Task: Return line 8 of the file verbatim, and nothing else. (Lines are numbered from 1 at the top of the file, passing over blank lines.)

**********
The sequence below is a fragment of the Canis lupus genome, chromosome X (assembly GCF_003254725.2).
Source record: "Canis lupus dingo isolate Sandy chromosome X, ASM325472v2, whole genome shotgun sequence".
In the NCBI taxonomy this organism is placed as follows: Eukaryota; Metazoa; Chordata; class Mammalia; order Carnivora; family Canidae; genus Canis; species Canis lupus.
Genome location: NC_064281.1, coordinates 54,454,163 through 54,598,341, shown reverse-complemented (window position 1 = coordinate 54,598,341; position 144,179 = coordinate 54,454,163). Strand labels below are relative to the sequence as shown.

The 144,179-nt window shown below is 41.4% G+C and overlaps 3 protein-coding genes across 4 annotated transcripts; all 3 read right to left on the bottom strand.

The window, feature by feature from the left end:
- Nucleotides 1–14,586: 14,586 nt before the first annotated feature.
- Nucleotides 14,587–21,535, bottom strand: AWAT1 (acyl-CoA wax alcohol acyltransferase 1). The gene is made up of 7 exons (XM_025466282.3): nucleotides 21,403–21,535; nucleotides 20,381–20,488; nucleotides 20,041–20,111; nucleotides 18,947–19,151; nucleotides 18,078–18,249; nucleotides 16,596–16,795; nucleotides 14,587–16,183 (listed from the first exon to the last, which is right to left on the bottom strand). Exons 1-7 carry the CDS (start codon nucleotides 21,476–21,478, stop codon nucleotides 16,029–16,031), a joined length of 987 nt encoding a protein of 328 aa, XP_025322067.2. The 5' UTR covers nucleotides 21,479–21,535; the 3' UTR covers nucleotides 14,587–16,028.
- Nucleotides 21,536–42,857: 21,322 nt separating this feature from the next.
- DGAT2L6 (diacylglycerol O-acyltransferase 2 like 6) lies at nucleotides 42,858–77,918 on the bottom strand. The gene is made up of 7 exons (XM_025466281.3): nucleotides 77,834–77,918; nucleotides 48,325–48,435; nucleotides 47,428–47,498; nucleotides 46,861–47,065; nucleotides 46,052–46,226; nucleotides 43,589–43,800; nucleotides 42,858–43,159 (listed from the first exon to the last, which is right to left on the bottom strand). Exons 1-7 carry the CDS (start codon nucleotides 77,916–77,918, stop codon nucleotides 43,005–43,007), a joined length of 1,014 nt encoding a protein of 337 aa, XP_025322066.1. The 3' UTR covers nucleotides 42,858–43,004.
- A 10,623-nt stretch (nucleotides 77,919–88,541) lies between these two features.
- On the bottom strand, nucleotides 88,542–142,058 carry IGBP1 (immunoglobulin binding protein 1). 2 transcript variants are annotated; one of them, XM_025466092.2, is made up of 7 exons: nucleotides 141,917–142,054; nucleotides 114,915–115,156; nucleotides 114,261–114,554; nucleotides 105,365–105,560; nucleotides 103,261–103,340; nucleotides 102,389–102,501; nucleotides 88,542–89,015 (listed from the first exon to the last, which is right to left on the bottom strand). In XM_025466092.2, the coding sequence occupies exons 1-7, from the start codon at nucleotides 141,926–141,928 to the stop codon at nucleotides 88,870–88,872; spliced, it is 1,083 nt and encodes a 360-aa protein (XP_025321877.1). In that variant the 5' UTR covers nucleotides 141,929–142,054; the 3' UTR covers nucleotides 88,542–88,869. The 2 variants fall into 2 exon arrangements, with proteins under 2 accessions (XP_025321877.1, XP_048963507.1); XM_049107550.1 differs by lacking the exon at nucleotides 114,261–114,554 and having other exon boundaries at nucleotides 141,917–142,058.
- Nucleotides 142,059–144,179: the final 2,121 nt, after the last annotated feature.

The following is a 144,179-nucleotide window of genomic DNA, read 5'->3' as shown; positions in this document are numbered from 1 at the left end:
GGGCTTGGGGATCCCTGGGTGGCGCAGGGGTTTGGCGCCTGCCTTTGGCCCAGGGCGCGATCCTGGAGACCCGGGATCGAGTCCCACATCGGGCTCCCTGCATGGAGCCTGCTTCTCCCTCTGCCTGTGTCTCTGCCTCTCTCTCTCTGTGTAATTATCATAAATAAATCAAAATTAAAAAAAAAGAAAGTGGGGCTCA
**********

- Nucleotides 14,587–21,535, bottom strand: AWAT1 (acyl-CoA wax alcohol acyltransferase 1). The gene is made up of 7 exons (XM_025466282.3): nucleotides 21,403–21,535; nucleotides 20,381–20,488; nucleotides 20,041–20,111; nucleotides 18,947–19,151; nucleotides 18,078–18,249; nucleotides 16,596–16,795; nucleotides 14,587–16,183 (listed from the first exon to the last, which is right to left on the bottom strand). Exons 1-7 carry the CDS (start codon nucleotides 21,476–21,478, stop codon nucleotides 16,029–16,031), a joined length of 987 nt encoding a protein of 328 aa, XP_025322067.2. The 5' UTR covers nucleotides 21,479–21,535; the 3' UTR covers nucleotides 14,587–16,028.